Film: ‘The Contractor’ (Running in Theatres)
Duration: 103 minutes
Director: Tarik Saleh
Cast: Chris Pine, Ben Foster, Gillian Jacobs, Eddie Marsan, JD Pardo, Kiefer Sutherland, Florian Munteanu, Nina Hoss, Amira Casar, Fares Fares, Sander Thomas, Nicolas Noblitt
IANS Rating: **1/2’The Contactor’ is a well-paced, unfussy action-thriller.
Chris Pine plays a former Special Forces Sergent James Harper recovering from a knee injury while serving his time in the US Army in Afghanistan and Iraq. Despite being honourably discharged, he feels betrayed by his government because a surprise blood test revealed the presence of self-administered drugs, which he took to suppress his knee pain, resulting in the stripping of his pension.
As he struggles to find ways to support his wife and young son, assistance comes in the form of his friend and former superior, Mike (Ben Foster), who tells him about a private company “offering real money” that will hire them for their specialised skills. Mike also assures him that the missions are nothing too dangerous. James reluctantly accepts the offer.
James’ new boss is the heavily tattooed Rusty Jennings (Kiefer Sutherland), who sends him on a covert mission to Berlin, where he is assigned to take out the virologist (Fares Fares) who may be working with Al-Qaeda.
Soon, the plot switches gears when James and Mike realise that their mission has been compromised. We are then plunged into the intrigue and double-crosses that occur in Berlin. After which, James must fend for himself – not sure whom to trust as shadowy forces descend upon him while he tries to navigate a safe passage back to America.
Pine delivers a convincing performance as he carries the burden of his character’s past on the screen. Despite the overall narrative falling shot on many levels, his journey as James Harper remains a largely compelling one.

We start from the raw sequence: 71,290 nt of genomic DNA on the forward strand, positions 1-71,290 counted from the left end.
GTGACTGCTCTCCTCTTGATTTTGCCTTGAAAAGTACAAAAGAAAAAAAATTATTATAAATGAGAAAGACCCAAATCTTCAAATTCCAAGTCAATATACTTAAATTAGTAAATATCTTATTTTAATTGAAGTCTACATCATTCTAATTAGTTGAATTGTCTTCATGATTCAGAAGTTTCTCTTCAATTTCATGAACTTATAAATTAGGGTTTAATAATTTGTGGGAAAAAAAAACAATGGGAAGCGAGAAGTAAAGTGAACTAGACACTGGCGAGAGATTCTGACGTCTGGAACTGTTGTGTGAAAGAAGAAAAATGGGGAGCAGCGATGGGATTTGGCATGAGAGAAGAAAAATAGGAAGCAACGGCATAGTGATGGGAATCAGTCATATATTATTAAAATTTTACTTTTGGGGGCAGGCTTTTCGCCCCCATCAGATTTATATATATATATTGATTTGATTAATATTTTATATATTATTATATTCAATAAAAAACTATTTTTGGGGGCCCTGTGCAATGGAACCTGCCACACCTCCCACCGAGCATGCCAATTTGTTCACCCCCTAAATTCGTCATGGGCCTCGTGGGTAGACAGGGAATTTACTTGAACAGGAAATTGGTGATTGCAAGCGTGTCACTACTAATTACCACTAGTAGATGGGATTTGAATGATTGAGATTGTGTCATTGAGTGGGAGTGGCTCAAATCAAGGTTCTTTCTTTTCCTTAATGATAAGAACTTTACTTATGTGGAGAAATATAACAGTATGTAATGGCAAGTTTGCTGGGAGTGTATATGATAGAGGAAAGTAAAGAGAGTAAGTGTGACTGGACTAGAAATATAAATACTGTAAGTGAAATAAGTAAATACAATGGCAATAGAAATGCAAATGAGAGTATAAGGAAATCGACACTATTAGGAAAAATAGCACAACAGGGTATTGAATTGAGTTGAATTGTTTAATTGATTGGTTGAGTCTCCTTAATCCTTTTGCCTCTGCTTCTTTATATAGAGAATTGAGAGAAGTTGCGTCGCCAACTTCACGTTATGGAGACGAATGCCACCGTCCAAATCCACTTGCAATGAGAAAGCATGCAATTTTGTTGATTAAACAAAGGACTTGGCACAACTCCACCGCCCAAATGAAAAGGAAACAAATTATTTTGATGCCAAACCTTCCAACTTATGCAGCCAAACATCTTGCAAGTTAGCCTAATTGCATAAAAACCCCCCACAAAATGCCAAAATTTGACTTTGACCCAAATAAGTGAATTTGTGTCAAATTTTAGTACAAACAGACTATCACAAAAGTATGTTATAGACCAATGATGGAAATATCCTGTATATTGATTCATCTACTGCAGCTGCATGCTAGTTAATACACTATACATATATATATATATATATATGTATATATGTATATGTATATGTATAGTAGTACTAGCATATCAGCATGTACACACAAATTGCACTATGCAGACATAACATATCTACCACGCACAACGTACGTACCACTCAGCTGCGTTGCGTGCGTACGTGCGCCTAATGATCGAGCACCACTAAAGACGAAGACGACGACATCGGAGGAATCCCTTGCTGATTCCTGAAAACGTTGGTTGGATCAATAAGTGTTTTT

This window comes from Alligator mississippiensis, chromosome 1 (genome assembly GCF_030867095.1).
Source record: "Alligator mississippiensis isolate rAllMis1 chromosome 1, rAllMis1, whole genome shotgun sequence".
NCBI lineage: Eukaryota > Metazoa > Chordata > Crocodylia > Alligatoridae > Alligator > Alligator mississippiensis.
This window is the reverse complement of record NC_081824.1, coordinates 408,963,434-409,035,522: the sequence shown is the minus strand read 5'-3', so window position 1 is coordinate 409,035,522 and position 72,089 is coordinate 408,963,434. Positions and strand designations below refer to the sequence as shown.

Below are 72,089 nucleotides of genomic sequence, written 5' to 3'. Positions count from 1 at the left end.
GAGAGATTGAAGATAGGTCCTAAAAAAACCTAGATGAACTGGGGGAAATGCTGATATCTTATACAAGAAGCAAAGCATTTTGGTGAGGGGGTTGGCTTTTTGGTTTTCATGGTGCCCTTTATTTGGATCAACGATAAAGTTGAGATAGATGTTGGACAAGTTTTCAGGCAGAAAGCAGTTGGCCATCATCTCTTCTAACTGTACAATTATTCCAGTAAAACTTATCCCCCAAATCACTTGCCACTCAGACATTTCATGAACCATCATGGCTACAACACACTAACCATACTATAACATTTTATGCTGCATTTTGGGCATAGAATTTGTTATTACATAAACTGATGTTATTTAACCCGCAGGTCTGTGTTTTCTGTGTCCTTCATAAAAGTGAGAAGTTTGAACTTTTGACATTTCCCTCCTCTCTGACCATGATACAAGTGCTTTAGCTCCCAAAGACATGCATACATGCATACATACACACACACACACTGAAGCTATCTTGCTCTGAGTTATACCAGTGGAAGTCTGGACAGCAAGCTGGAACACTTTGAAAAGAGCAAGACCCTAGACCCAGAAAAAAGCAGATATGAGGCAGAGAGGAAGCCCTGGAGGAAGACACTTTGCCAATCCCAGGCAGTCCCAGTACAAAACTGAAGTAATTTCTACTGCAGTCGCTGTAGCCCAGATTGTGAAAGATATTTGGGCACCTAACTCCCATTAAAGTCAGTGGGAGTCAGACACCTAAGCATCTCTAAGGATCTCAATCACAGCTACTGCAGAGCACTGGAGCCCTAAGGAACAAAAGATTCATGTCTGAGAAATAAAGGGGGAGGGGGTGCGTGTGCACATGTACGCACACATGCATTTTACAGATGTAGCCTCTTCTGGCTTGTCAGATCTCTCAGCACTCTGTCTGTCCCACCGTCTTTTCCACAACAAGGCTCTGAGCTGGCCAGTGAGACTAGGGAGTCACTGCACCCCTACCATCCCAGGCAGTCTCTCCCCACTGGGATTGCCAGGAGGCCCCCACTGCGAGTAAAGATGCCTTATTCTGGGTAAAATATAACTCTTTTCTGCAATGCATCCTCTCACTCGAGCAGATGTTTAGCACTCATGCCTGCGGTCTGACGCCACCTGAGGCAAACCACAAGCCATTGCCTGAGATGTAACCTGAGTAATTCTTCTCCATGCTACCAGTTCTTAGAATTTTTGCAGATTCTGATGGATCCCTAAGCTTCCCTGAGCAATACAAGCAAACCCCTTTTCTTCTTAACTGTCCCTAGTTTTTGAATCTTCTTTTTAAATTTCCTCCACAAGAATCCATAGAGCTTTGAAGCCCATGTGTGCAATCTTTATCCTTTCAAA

Ben Foster as Mike is another standout in the film. He shares brilliant on-screen chemistry with Pine, and their low-key rapport, selling a brotherly trust and banter, is especially affecting in the early sequences as their characters struggle with transitioning to civilian life.
Director Tarik Saleh’s handling of the film is refreshingly sensitive. Instead of jumping straight into the action and explosions as some military thrillers tend to do, he spends a considerable amount of time setting the backdrop of the drama before a single bullet is fired.
The opening scenes introduce us to James’ family; his wife Brianne (Gillian Jacobs), and their son Jack (Sander Thomas), showing a loving family whose happy lifestyle is being threatened by the discharge of James’ military service.
The time it takes at the beginning, before the action sequences begin, lays the foundation of the story, and the stakes, which offer depth to the characters, in whom you are emotionally invested.
Overall, genre fans in particular, those who prefer action sequences consisting of close-quarters combat and tense shootouts, need not worry as ‘The Contactor’ eventually has plenty of them.